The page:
Exclusion of women in decision-making marker of 'flawed democracy': Kamala Harris
United Nations, Mar 17: The status of democracy depends fundamentally on the empowerment of women, whose exclusion from decision-making is a marker of a "flawed democracy", Kamala Harris has said in her first address to the United Nations as the Vice President of the US.
Harris voiced concern over the decline of democracy and freedom across the globe in her address to the 65th Session of the UN Commission on the Status of Women.
"Today, we know that democracy is increasingly under great strain. For 15 consecutive years, we have seen a troubling decline in freedom around the globe. In fact, experts believe that this past year was the worst on record for the global deterioration of democracy and freedom,” she said.
Harris said Washington was strengthening its engagement with the world organisation and the broader multilateral system, as well as rejoining the Human Rights Council. She emphasised that even as the world confronts a global health crisis and an economic crisis, it was critical that “we continue to defend democracy”.
"The status of democracy also depends fundamentally on the empowerment of women. Not only because the exclusion of women in decision-making is a marker of a flawed democracy, but because the participation of women strengthens democracy. And that's true everywhere,” Harris said.
The Commission on the Status of Women (CSW) is the principal global intergovernmental body exclusively dedicated to the promotion of gender equality and the empowerment of women.
Representatives of Member States, UN entities, and ECOSOC-accredited non-governmental organisations (NGOs) from all regions of the world are virtually attending the session that will run from March 15 to 26.
The theme for this year’s session is 'Women's full and effective participation and decision-making in public life, as well as the elimination of violence, for achieving gender equality and the empowerment of all women and girls.’ Harris, America’s first woman and first Black and South Asian-descent Vice President, told the high-level session that the COVID-19 pandemic has threatened the economic security, the physical security, and the health of women everywhere.
'As women struggle to get the healthcare they need, the pandemic appears to be reversing the global gains we’ve made in the fights against HIV/AIDS, tuberculosis, malaria, malnutrition, and maternal and child mortality,” she said. She cautioned that when women face obstacles to obtaining quality healthcare, face food insecurity, are more likely to live in poverty, and therefore disproportionately impacted by climate change, are more vulnerable to gender-based violence, and therefore disproportionately impacted by conflict, it is harder for women to fully participate in decision-making, which, in turn, makes it that much harder for democracies to thrive.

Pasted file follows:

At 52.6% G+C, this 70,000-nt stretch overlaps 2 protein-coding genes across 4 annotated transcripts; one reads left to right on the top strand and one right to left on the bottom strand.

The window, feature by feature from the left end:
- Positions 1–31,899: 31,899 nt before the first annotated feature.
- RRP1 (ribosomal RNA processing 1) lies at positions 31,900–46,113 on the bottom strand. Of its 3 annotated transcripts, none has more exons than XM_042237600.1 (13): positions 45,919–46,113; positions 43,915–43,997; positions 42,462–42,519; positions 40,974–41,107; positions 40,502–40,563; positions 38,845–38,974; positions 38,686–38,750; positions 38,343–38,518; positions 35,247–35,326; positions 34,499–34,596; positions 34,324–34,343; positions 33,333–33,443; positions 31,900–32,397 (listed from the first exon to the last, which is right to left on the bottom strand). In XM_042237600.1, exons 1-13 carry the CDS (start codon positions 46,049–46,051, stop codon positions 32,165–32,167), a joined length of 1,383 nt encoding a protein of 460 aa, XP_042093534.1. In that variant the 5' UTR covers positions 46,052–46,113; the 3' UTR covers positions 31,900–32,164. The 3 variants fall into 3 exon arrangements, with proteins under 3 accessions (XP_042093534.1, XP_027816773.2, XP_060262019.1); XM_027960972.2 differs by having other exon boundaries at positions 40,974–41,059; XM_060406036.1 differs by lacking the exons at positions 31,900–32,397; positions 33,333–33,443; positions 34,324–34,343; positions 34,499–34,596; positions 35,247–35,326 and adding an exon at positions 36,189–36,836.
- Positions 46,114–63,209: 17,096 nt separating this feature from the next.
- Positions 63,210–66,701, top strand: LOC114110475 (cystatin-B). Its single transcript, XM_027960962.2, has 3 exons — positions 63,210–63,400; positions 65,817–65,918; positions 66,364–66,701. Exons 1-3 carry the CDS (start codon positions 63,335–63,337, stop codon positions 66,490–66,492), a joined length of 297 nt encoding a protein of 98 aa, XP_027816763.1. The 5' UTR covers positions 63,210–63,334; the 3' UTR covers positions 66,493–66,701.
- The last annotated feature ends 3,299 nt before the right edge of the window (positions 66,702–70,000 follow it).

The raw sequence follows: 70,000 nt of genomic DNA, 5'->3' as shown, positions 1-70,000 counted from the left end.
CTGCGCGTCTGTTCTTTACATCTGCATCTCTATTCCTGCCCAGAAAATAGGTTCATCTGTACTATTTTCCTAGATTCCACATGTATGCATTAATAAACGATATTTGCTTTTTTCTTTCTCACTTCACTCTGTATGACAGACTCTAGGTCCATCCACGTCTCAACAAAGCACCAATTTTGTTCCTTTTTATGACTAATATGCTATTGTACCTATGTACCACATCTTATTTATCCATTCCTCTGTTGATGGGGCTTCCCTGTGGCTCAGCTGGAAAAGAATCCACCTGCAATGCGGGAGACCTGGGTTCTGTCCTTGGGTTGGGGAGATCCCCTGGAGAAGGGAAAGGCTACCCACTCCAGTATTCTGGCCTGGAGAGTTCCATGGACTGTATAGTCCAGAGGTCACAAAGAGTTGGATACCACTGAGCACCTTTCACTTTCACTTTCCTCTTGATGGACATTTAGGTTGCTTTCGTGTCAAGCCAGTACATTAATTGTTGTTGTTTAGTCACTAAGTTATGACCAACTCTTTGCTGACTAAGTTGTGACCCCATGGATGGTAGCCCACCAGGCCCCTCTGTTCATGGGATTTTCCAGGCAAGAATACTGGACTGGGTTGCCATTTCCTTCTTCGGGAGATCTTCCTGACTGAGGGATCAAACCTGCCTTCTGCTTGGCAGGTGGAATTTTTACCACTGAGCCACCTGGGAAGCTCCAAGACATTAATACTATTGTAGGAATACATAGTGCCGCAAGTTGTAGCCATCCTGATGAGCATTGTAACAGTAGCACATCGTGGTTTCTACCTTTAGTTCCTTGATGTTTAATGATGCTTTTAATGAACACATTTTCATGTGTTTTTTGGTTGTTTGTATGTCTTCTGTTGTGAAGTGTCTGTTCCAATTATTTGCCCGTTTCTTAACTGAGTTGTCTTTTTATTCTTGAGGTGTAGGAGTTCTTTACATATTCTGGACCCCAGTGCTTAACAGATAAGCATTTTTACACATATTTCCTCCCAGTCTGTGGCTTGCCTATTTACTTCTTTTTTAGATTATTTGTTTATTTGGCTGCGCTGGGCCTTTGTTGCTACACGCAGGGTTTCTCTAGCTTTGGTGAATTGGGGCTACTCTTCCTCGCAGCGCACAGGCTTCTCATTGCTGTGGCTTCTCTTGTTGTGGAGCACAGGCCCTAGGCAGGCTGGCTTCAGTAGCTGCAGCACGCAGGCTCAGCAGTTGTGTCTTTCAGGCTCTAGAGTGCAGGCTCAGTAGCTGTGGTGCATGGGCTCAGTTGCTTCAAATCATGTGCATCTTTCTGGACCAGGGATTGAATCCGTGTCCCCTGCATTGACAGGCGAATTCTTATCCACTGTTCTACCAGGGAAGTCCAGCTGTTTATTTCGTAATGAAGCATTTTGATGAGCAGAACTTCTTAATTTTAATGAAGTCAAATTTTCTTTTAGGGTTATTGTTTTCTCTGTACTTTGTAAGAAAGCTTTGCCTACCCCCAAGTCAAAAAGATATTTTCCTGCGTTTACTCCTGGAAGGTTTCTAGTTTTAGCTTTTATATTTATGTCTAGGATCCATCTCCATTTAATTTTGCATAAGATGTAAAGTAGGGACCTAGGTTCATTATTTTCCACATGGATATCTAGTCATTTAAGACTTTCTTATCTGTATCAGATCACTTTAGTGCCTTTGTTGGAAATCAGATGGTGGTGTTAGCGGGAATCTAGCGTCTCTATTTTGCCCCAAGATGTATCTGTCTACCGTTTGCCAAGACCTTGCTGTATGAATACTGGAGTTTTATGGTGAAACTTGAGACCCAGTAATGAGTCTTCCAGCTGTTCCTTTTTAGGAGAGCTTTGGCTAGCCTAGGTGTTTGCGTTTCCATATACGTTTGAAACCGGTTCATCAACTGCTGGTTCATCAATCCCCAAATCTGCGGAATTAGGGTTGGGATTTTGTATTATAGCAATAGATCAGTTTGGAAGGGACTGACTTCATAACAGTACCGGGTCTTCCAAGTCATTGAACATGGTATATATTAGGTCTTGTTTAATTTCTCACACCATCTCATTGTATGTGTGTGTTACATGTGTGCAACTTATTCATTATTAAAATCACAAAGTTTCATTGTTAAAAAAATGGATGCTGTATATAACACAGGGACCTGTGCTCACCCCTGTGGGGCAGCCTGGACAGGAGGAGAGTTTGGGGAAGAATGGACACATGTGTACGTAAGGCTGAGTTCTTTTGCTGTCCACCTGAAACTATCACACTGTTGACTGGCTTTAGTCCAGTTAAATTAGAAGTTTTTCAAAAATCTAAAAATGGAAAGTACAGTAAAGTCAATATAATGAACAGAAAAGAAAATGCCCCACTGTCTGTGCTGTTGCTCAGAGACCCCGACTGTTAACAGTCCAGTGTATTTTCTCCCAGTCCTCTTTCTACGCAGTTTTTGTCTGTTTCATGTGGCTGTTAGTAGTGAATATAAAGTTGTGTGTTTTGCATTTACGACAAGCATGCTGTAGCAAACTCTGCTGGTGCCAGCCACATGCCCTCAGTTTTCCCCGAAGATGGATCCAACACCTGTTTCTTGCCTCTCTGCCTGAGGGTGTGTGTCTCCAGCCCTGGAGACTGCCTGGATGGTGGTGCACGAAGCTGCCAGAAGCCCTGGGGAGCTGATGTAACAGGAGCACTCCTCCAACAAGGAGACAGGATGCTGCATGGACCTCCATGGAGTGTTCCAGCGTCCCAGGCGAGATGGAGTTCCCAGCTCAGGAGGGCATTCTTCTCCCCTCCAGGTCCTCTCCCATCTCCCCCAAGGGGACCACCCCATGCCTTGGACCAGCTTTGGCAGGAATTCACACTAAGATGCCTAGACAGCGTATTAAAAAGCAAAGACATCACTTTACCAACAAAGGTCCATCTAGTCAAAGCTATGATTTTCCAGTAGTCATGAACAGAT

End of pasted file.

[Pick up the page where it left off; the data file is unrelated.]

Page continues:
UN Secretary-General António Guterres, in his remarks to the opening of the 65th session of the Commission on the Status of Women on Monday, said the pandemic was having a devastating impact on women and girls.
"COVID-19 is a crisis with a woman’s face. The fallout has shown how deeply gender inequality remains embedded in the world’s political, social and economic systems. Those disparities have themselves exacerbated the damage — and we have all paid the price,” he said. Quoting former First Lady Eleanor Roosevelt, who had shaped the Universal Declaration on Human Rights, Harris said: "Without equality, there can be no democracy."
Harris said the status of women is the status of democracy and the United States will work to improve both. She stressed that this year, in considering the status of women, especially as it pertains to the participation of women in decision-making, nations must also consider the status of democracy. Underscoring that democracy protects human rights, promotes human dignity, and upholds the rule of law, Harris said it is a means to establish peace and shared prosperity.
“It should ensure every citizen—regardless of gender—has an equal voice. At the same time, democracy requires constant vigilance, constant improvement. It is a work-in-progress,” she said.
Highlighting progress in women’s empowerment in the US, Harris said in every presidential election for the last 56 years in the United States, more women have voted than men, more women than ever before serve in the US Congress and more women than ever before are their family’s breadwinner.
"Women in the United States lead our local, state, and national governments, make major decisions regarding our nation's security, and drive major growth in our economy. These are signs of progress. These are signs of strength,” she said.